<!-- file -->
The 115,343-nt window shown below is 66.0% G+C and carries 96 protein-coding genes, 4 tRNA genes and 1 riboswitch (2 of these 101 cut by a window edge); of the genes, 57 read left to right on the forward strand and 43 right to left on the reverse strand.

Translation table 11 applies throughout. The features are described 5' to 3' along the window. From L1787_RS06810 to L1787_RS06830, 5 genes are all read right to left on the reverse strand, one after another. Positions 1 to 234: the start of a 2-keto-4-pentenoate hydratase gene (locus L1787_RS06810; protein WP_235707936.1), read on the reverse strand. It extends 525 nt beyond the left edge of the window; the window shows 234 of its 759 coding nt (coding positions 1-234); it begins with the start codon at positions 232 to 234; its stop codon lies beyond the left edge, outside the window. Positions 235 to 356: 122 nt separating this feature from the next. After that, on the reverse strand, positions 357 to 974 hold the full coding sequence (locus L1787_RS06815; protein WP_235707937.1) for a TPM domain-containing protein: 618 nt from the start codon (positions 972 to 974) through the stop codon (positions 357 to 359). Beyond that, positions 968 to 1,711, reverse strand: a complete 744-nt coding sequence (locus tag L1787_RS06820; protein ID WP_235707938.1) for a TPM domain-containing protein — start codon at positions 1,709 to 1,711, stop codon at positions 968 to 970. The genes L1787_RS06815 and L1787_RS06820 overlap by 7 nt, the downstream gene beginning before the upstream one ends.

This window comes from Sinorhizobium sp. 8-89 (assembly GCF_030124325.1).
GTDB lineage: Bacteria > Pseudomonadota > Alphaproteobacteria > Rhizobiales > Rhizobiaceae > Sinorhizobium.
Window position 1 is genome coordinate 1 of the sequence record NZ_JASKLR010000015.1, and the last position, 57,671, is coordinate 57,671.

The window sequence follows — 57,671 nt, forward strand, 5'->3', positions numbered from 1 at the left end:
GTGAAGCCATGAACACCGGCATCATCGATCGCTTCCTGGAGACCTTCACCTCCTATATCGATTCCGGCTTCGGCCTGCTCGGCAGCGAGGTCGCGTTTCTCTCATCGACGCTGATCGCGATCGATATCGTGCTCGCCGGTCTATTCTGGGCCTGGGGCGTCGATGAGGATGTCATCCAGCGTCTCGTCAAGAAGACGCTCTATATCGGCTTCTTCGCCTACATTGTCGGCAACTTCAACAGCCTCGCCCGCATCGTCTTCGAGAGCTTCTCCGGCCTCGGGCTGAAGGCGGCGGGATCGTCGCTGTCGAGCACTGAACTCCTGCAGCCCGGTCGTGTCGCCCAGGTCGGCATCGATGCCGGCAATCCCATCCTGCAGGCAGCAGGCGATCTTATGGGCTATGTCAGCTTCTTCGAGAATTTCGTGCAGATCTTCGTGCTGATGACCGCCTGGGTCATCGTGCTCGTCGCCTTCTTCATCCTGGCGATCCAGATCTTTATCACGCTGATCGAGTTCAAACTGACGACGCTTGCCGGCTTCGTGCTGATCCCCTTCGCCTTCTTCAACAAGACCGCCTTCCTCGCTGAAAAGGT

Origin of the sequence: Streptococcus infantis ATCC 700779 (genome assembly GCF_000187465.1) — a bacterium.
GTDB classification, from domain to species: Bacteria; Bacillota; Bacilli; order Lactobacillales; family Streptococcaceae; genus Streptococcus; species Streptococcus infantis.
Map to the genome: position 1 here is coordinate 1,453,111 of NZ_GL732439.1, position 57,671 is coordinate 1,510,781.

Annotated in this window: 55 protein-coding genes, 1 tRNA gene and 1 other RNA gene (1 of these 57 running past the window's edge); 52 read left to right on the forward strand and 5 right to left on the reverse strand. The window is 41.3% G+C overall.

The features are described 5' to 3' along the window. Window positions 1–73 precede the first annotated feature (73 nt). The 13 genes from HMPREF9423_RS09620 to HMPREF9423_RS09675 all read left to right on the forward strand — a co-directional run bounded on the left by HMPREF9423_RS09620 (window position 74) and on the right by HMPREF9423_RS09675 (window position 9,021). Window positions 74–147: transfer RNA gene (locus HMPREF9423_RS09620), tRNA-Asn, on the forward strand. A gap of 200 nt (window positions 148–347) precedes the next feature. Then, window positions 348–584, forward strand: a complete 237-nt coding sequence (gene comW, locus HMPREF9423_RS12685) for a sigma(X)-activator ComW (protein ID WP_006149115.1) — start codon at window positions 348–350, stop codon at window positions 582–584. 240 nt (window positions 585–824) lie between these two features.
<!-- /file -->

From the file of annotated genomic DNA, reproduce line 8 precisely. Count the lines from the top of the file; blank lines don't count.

Origin of the sequence: Streptococcus infantis ATCC 700779 (genome assembly GCF_000187465.1) — a bacterium.